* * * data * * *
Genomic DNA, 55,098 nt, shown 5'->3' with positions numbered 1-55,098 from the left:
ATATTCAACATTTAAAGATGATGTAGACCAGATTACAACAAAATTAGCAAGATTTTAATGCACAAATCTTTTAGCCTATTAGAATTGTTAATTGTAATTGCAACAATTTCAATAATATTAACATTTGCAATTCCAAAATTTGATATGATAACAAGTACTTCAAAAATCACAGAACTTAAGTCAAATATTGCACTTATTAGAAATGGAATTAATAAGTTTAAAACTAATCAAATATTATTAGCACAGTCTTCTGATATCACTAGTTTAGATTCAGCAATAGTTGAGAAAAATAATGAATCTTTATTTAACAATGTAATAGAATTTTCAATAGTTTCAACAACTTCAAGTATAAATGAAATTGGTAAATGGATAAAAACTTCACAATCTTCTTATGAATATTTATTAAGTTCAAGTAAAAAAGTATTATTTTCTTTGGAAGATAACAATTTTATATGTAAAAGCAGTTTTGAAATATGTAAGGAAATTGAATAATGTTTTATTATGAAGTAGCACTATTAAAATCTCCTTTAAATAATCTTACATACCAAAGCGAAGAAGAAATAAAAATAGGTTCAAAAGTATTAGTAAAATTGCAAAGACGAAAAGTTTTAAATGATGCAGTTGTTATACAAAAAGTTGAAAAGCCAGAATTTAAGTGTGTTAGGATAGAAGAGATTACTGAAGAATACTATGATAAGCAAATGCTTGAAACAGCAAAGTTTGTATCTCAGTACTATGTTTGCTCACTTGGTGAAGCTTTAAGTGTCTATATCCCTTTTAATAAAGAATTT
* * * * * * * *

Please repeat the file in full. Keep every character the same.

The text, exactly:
Genomic DNA, 55,098 nt, shown 5'->3' with positions numbered 1-55,098 from the left:
ATATTCAACATTTAAAGATGATGTAGACCAGATTACAACAAAATTAGCAAGATTTTAATGCACAAATCTTTTAGCCTATTAGAATTGTTAATTGTAATTGCAACAATTTCAATAATATTAACATTTGCAATTCCAAAATTTGATATGATAACAAGTACTTCAAAAATCACAGAACTTAAGTCAAATATTGCACTTATTAGAAATGGAATTAATAAGTTTAAAACTAATCAAATATTATTAGCACAGTCTTCTGATATCACTAGTTTAGATTCAGCAATAGTTGAGAAAAATAATGAATCTTTATTTAACAATGTAATAGAATTTTCAATAGTTTCAACAACTTCAAGTATAAATGAAATTGGTAAATGGATAAAAACTTCACAATCTTCTTATGAATATTTATTAAGTTCAAGTAAAAAAGTATTATTTTCTTTGGAAGATAACAATTTTATATGTAAAAGCAGTTTTGAAATATGTAAGGAAATTGAATAATGTTTTATTATGAAGTAGCACTATTAAAATCTCCTTTAAATAATCTTACATACCAAAGCGAAGAAGAAATAAAAATAGGTTCAAAAGTATTAGTAAAATTGCAAAGACGAAAAGTTTTAAATGATGCAGTTGTTATACAAAAAGTTGAAAAGCCAGAATTTAAGTGTGTTAGGATAGAAGAGATTACTGAAGAATACTATGATAAGCAAATGCTTGAAACAGCAAAGTTTGTATCTCAGTACTATGTTTGCTCACTTGGTGAAGCTTTAAGTGTCTATATCCCTTTTAATAAAGAATTT